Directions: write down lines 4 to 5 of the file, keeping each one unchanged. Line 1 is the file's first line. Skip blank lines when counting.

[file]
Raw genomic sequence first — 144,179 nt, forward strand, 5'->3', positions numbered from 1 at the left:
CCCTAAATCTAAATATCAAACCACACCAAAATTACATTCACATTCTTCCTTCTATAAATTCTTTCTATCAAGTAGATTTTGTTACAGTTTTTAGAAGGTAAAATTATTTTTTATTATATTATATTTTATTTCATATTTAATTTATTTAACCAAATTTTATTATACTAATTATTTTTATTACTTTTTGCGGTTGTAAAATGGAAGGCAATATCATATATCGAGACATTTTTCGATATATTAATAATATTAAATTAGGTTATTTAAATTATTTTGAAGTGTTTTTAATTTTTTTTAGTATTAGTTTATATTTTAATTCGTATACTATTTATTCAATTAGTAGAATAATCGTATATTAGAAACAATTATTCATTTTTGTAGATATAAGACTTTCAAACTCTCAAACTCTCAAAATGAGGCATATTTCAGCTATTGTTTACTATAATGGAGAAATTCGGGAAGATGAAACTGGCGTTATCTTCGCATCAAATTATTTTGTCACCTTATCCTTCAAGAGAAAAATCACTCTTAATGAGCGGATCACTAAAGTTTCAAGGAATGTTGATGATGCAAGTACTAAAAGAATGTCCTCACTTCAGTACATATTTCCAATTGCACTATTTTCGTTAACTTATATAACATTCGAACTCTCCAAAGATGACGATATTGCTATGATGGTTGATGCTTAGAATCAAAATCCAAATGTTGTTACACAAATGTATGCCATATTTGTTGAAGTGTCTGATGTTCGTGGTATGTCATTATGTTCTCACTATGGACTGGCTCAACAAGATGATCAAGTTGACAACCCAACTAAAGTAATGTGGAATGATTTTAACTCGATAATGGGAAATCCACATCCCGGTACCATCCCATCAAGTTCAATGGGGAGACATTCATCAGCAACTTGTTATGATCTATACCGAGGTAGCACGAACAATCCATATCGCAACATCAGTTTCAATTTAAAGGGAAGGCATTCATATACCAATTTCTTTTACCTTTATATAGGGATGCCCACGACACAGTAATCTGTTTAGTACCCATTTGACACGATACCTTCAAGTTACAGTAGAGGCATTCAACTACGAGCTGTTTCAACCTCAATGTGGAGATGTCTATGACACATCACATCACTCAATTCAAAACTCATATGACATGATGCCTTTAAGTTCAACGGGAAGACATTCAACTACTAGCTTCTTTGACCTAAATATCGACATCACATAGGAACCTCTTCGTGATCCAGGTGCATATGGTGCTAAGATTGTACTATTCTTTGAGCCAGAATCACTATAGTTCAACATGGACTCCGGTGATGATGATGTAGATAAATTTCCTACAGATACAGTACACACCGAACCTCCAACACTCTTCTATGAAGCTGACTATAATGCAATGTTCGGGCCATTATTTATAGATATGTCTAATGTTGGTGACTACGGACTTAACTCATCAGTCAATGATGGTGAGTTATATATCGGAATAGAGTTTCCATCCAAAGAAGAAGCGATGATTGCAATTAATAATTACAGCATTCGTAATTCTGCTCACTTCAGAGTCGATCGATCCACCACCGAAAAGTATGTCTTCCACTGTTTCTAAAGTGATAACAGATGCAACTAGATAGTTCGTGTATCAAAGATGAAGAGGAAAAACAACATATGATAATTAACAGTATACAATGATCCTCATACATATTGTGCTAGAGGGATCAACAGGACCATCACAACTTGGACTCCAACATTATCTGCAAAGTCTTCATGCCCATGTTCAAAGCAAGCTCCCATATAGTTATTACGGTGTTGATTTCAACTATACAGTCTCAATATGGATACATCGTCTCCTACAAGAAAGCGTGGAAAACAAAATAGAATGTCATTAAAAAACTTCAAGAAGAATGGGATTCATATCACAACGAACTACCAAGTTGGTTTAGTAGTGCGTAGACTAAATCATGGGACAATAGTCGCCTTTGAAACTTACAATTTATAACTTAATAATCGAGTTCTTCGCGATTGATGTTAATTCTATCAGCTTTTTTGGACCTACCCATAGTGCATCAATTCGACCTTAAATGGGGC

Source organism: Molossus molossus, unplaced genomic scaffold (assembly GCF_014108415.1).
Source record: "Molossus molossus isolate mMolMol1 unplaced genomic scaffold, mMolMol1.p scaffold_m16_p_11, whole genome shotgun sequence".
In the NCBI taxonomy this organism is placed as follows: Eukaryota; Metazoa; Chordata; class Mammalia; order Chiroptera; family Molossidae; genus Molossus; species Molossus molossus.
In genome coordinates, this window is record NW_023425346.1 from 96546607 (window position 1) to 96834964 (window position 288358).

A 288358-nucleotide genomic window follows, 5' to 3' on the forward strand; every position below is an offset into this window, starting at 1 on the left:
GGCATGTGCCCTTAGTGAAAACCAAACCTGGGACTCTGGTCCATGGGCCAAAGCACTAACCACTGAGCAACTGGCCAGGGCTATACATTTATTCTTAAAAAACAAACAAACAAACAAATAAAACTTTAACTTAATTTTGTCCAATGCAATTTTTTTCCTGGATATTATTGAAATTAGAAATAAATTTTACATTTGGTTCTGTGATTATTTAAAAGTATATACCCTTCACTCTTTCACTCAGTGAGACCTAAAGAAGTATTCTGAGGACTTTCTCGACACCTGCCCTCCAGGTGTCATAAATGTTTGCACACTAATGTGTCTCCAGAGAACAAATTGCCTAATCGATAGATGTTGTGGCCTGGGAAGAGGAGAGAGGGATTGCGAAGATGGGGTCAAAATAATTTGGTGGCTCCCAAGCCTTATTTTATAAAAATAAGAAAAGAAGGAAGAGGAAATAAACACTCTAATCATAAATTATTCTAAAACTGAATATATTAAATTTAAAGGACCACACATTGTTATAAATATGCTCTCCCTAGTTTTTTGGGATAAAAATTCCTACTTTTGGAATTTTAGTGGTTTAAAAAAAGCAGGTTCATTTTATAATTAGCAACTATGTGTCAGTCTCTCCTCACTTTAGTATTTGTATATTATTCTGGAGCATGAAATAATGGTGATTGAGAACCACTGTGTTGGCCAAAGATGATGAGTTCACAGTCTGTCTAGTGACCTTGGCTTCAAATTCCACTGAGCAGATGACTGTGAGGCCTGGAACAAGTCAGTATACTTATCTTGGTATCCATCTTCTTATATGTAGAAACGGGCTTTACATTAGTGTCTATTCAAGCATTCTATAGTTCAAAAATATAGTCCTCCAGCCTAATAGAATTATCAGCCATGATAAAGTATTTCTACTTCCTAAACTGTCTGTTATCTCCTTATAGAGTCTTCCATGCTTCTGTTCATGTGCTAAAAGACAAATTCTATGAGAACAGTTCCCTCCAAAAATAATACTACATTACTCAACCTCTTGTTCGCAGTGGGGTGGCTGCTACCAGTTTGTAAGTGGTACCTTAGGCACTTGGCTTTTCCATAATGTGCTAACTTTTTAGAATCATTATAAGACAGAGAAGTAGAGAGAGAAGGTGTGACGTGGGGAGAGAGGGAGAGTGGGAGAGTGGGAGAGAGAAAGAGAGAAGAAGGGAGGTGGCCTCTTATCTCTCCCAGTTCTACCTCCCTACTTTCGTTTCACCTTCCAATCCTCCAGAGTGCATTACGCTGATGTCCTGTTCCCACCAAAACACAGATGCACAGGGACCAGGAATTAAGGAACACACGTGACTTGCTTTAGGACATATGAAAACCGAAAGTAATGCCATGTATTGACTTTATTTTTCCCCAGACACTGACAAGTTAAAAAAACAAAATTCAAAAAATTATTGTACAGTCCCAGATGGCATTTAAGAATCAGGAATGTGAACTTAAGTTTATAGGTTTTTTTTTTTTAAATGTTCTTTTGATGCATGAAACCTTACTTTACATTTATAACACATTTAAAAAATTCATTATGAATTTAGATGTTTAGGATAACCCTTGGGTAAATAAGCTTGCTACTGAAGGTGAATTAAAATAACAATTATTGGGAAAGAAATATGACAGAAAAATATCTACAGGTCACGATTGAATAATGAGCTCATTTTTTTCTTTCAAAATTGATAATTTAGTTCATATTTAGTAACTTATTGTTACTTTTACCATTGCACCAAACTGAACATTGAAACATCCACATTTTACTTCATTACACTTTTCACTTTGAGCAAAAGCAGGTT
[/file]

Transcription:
Source record: "Molossus molossus isolate mMolMol1 unplaced genomic scaffold, mMolMol1.p scaffold_m16_p_11, whole genome shotgun sequence".
In the NCBI taxonomy this organism is placed as follows: Eukaryota; Metazoa; Chordata; class Mammalia; order Chiroptera; family Molossidae; genus Molossus; species Molossus molossus.